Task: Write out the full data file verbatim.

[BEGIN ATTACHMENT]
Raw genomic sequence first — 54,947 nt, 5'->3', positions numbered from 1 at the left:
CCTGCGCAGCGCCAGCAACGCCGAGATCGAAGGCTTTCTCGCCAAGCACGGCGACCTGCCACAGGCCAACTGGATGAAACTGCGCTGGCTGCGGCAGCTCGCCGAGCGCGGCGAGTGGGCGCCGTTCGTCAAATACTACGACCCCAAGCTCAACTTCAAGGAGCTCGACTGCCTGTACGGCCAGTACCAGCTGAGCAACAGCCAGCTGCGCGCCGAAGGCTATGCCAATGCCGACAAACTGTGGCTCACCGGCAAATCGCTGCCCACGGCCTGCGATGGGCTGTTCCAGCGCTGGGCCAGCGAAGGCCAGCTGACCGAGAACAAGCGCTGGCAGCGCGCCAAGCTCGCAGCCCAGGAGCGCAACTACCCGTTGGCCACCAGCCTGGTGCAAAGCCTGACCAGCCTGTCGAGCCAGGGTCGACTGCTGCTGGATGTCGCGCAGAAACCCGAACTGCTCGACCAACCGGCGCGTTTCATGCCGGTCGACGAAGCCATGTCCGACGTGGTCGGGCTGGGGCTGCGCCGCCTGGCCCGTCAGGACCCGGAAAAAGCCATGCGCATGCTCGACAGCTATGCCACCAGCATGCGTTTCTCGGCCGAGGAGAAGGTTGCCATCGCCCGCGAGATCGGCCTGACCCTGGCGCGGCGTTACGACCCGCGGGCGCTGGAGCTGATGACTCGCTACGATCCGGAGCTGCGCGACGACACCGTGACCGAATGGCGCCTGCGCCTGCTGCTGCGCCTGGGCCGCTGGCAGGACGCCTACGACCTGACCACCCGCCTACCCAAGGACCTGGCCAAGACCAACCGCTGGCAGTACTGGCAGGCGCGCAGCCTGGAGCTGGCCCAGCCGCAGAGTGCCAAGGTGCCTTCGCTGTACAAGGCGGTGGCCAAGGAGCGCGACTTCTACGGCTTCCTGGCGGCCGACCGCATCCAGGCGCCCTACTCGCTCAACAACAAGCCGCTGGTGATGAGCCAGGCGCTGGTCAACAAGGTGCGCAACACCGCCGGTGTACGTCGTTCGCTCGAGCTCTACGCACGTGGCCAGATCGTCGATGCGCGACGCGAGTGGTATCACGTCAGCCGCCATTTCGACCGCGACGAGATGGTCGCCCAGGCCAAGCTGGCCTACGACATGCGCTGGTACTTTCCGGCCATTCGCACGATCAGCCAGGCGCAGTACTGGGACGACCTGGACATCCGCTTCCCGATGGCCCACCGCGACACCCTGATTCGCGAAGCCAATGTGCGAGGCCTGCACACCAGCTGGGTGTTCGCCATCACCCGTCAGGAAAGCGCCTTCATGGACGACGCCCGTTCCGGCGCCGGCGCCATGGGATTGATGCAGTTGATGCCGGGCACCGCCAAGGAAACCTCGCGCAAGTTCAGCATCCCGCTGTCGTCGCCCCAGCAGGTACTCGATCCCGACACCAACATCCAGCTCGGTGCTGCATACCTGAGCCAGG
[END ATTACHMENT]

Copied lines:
Raw genomic sequence first — 54,947 nt, 5'->3', positions numbered from 1 at the left:
CCTGCGCAGCGCCAGCAACGCCGAGATCGAAGGCTTTCTCGCCAAGCACGGCGACCTGCCACAGGCCAACTGGATGAAACTGCGCTGGCTGCGGCAGCTCGCCGAGCGCGGCGAGTGGGCGCCGTTCGTCAAATACTACGACCCCAAGCTCAACTTCAAGGAGCTCGACTGCCTGTACGGCCAGTACCAGCTGAGCAACAGCCAGCTGCGCGCCGAAGGCTATGCCAATGCCGACAAACTGTGGCTCACCGGCAAATCGCTGCCCACGGCCTGCGATGGGCTGTTCCAGCGCTGGGCCAGCGAAGGCCAGCTGACCGAGAACAAGCGCTGGCAGCGCGCCAAGCTCGCAGCCCAGGAGCGCAACTACCCGTTGGCCACCAGCCTGGTGCAAAGCCTGACCAGCCTGTCGAGCCAGGGTCGACTGCTGCTGGATGTCGCGCAGAAACCCGAACTGCTCGACCAACCGGCGCGTTTCATGCCGGTCGACGAAGCCATGTCCGACGTGGTCGGGCTGGGGCTGCGCCGCCTGGCCCGTCAGGACCCGGAAAAAGCCATGCGCATGCTCGACAGCTATGCCACCAGCATGCGTTTCTCGGCCGAGGAGAAGGTTGCCATCGCCCGCGAGATCGGCCTGACCCTGGCGCGGCGTTACGACCCGCGGGCGCTGGAGCTGATGACTCGCTACGATCCGGAGCTGCGCGACGACACCGTGACCGAATGGCGCCTGCGCCTGCTGCTGCGCCTGGGCCGCTGGCAGGACGCCTACGACCTGACCACCCGCCTACCCAAGGACCTGGCCAAGACCAACCGCTGGCAGTACTGGCAGGCGCGCAGCCTGGAGCTGGCCCAGCCGCAGAGTGCCAAGGTGCCTTCGCTGTACAAGGCGGTGGCCAAGGAGCGCGACTTCTACGGCTTCCTGGCGGCCGACCGCATCCAGGCGCCCTACTCGCTCAACAACAAGCCGCTGGTGATGAGCCAGGCGCTGGTCAACAAGGTGCGCAACACCGCCGGTGTACGTCGTTCGCTCGAGCTCTACGCACGTGGCCAGATCGTCGATGCGCGACGCGAGTGGTATCACGTCAGCCGCCATTTCGACCGCGACGAGATGGTCGCCCAGGCCAAGCTGGCCTACGACATGCGCTGGTACTTTCCGGCCATTCGCACGATCAGCCAGGCGCAGTACTGGGACGACCTGGACATCCGCTTCCCGATGGCCCACCGCGACACCCTGATTCGCGAAGCCAATGTGCGAGGCCTGCACACCAGCTGGGTGTTCGCCATCACCCGTCAGGAAAGCGCCTTCATGGACGACGCCCGTTCCGGCGCCGGCGCCATGGGATTGATGCAGTTGATGCCGGGCACCGCCAAGGAAACCTCGCGCAAGTTCAGCATCCCGCTGTCGTCGCCCCAGCAGGTACTCGATCCCGACACCAACATCCAGCTCGGTGCTGCATACCTGAGCCAGG